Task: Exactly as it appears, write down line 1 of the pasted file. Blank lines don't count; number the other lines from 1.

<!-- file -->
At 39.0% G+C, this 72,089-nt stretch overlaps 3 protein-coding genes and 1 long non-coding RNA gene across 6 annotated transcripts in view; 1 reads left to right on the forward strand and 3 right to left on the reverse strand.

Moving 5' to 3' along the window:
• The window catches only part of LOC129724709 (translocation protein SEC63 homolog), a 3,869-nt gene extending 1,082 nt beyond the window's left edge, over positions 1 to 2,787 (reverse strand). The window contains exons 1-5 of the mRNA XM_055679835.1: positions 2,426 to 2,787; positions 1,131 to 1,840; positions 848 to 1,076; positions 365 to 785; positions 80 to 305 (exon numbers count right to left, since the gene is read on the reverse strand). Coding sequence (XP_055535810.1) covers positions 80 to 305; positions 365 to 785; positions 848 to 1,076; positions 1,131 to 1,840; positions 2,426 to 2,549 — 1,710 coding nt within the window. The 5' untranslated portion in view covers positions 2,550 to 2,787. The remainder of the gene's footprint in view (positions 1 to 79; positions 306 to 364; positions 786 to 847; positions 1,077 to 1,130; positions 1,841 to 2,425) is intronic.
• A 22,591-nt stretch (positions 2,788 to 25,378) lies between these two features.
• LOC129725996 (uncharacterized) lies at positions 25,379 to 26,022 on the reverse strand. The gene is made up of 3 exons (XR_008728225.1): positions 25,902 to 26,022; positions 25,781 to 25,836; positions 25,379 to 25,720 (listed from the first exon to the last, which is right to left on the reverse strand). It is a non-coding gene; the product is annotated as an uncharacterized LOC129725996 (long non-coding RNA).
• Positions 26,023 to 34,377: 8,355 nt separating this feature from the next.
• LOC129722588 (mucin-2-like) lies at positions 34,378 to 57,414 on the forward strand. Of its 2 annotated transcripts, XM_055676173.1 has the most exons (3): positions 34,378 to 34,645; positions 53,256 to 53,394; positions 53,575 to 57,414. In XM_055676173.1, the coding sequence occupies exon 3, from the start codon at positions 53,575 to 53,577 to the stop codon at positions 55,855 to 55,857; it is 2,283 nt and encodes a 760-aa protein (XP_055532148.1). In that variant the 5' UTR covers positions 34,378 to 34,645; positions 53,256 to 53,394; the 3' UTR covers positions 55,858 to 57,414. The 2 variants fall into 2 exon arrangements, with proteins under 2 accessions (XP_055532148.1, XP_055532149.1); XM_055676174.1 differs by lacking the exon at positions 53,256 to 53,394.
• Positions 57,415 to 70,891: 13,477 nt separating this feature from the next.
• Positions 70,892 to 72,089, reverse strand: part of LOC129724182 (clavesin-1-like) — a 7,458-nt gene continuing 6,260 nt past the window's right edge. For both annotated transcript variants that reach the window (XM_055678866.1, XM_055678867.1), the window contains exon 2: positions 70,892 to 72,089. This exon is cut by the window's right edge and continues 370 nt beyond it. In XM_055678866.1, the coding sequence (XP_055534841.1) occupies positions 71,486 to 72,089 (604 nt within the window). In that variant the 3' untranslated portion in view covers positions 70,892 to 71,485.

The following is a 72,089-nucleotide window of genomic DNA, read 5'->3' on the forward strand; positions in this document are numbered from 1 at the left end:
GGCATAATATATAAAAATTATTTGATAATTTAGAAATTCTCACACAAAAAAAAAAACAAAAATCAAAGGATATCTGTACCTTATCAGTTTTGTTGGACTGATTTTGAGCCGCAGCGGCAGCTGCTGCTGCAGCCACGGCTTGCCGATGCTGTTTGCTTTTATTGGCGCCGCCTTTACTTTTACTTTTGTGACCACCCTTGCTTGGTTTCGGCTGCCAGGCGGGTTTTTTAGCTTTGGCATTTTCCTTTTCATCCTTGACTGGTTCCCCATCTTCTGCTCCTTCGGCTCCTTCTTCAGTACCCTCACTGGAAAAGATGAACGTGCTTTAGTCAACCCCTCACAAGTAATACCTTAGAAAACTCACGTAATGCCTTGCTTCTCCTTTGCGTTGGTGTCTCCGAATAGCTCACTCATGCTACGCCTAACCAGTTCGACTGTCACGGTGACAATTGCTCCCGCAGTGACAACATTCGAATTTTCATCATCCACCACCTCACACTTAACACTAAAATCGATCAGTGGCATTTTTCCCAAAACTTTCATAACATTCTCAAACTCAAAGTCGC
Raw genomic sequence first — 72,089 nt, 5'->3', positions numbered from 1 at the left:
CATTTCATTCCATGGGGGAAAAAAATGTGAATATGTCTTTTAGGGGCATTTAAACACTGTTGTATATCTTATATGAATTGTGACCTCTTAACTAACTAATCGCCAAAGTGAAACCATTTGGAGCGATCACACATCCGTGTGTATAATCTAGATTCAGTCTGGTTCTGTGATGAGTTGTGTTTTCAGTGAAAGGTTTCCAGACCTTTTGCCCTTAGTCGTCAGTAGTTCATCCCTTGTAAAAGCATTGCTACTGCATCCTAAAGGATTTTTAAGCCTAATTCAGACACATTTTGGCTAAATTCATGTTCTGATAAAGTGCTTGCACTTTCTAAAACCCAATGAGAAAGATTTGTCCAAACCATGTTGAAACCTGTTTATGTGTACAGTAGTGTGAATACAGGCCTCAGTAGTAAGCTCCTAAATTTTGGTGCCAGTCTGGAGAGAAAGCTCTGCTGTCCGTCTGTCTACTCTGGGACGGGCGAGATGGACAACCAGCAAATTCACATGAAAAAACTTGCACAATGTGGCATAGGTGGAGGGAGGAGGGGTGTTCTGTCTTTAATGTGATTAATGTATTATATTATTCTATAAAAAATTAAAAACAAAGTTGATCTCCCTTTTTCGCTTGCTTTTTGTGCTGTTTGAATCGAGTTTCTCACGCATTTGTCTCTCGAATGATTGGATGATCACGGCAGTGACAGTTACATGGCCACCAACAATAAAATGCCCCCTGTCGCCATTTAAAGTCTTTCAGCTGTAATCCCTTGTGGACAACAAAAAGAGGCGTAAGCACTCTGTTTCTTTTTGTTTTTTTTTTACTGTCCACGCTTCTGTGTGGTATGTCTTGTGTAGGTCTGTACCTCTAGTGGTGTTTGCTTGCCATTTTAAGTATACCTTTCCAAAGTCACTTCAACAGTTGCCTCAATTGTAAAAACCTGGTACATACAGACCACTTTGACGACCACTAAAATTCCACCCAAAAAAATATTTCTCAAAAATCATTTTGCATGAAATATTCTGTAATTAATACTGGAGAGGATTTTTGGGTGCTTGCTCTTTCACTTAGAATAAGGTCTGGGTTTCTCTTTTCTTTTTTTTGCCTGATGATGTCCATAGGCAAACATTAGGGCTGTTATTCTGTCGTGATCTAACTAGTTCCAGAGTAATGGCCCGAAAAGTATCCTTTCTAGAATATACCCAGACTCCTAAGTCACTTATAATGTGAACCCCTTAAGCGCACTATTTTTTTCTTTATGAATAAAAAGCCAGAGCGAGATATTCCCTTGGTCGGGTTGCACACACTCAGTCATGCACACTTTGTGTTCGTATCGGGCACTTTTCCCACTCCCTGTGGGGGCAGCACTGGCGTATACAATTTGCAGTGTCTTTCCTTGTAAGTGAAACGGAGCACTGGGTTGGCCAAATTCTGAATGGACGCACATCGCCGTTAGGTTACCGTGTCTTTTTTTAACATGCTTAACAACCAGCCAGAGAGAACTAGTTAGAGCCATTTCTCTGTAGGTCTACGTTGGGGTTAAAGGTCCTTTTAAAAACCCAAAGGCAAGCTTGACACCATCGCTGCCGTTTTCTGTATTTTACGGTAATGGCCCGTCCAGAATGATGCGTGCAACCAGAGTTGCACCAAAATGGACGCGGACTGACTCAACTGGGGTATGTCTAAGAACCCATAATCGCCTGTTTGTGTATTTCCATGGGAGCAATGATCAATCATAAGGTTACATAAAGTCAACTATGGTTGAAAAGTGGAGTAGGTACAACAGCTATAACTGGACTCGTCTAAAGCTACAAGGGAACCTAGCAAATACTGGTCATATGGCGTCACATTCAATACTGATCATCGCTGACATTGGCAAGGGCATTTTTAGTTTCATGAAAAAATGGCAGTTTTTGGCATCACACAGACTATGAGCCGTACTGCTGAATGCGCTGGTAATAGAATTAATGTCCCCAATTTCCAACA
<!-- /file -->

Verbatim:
At 39.0% G+C, this 72,089-nt stretch overlaps 3 protein-coding genes and 1 long non-coding RNA gene across 6 annotated transcripts in view; 1 reads left to right on the forward strand and 3 right to left on the reverse strand.